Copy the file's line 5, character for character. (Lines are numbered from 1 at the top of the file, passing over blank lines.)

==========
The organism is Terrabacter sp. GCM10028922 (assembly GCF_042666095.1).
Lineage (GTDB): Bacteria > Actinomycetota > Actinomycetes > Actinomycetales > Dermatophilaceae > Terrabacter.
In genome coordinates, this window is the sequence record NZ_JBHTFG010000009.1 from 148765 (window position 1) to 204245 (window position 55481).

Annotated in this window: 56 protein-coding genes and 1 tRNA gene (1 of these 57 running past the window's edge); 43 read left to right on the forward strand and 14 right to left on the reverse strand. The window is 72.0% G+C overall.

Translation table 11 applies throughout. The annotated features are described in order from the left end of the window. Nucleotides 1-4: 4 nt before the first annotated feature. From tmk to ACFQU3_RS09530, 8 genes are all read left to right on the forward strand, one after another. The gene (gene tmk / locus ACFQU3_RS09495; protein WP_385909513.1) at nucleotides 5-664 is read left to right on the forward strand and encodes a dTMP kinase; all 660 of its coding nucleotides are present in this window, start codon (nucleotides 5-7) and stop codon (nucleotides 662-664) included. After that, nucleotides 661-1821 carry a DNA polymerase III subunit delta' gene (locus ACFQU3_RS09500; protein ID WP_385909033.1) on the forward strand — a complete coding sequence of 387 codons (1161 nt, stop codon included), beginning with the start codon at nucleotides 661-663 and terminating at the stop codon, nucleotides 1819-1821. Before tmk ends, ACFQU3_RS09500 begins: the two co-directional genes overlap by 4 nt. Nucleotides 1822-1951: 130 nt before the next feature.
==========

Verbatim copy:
Translation table 11 applies throughout. The annotated features are described in order from the left end of the window. Nucleotides 1-4: 4 nt before the first annotated feature. From tmk to ACFQU3_RS09530, 8 genes are all read left to right on the forward strand, one after another. The gene (gene tmk / locus ACFQU3_RS09495; protein WP_385909513.1) at nucleotides 5-664 is read left to right on the forward strand and encodes a dTMP kinase; all 660 of its coding nucleotides are present in this window, start codon (nucleotides 5-7) and stop codon (nucleotides 662-664) included. After that, nucleotides 661-1821 carry a DNA polymerase III subunit delta' gene (locus ACFQU3_RS09500; protein ID WP_385909033.1) on the forward strand — a complete coding sequence of 387 codons (1161 nt, stop codon included), beginning with the start codon at nucleotides 661-663 and terminating at the stop codon, nucleotides 1819-1821. Before tmk ends, ACFQU3_RS09500 begins: the two co-directional genes overlap by 4 nt. Nucleotides 1822-1951: 130 nt before the next feature.